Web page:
One perfect example of the region's rich history is the 870-year-old historic sausage kitchen which sits on the banks of the Danube. Historische Wurstküche is noted as the oldest continuously open public restaurant in the world. The 35-seat eatery, erected in 1135 AD, specialises in charcoal-grilled sausages and serves around 6000 snags daily along with sauerkraut and mustard.

It'd be rude not to visit one of the massive biergartens. The best spot to join the locals and spend an afternoon of drinking and eating is Spitalgarten. Across the ancient Stone Bridge, the open-air garden is located in the historical St. Katharinenspital hospital that has been brewing beer for its guests since the Middle Ages. With the tavern's sale in the 1800s came a contract to "ensure good prompt service of the guests," and regardless of how many punters fill its massive open-air space, the service is always incredibly efficient. In no time you'll be enjoying a stein of wiess or dunkel beer with the famous white sausages and sweet mustard.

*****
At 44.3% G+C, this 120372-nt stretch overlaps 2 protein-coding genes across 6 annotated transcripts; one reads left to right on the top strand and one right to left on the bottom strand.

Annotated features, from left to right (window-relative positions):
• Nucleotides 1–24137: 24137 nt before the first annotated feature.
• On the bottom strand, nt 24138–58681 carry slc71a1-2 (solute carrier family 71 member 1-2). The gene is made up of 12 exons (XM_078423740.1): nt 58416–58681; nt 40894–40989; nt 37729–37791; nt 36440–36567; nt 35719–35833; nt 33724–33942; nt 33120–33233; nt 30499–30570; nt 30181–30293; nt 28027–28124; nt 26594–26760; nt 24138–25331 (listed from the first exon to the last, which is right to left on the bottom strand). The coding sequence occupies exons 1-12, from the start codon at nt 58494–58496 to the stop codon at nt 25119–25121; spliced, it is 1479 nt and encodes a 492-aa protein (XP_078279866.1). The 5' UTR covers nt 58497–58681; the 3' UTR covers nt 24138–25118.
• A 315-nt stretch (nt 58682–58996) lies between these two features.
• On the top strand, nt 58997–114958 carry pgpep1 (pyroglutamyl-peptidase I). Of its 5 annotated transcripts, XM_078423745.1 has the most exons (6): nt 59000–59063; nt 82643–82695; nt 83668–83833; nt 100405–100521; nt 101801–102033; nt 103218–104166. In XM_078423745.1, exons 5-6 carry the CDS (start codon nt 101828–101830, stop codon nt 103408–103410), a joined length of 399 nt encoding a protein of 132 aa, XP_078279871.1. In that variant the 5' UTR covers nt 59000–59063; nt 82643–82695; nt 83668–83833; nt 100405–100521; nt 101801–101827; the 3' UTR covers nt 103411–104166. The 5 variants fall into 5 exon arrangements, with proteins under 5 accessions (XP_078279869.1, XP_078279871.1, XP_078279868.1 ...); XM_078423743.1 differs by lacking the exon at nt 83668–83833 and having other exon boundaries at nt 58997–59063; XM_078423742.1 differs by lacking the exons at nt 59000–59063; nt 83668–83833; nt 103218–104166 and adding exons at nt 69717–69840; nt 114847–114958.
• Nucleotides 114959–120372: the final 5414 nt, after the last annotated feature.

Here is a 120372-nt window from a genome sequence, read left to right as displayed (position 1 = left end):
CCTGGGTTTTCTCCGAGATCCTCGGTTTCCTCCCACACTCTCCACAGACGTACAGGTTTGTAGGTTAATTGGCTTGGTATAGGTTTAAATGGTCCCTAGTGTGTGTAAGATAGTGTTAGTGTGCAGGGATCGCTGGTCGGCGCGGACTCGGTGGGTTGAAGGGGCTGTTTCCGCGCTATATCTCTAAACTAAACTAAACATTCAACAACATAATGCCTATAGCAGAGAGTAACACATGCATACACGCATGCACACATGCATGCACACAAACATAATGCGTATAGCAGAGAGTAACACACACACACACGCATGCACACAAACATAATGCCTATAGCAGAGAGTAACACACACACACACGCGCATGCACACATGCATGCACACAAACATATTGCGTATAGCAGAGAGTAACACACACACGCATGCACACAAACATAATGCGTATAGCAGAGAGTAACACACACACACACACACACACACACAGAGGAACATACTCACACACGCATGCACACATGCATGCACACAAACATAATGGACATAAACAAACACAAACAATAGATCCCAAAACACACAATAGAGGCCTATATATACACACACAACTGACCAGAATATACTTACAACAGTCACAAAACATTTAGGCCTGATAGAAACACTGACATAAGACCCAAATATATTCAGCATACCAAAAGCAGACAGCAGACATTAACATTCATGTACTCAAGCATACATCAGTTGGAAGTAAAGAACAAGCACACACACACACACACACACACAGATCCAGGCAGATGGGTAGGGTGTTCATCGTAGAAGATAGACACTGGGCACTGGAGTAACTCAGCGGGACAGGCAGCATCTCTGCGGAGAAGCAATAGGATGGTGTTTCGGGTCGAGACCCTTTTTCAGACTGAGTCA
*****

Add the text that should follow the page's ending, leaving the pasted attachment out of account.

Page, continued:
If a cultural experience is more your kind of thing, head to the unmissable Austrian capital. Vienna is the birthplace of classical music and home to an entire quarter of museums and galleries. For something modern, Momuk is home to an unusual collection of international and Austrian avant-garde work, as well as work by Pablo Picasso and Andy Warhol. 

Concert experiences recreating the music of greats — Beethoven, Mozart, Mahler, Schubert — can be experienced any night of the week. If arriving by river cruise, these will be an added excursion worth signing up for. Schönbrunn Palace is another major attraction. The extraordinary 1,441-room palace is considered to be one of the most important monuments in the country.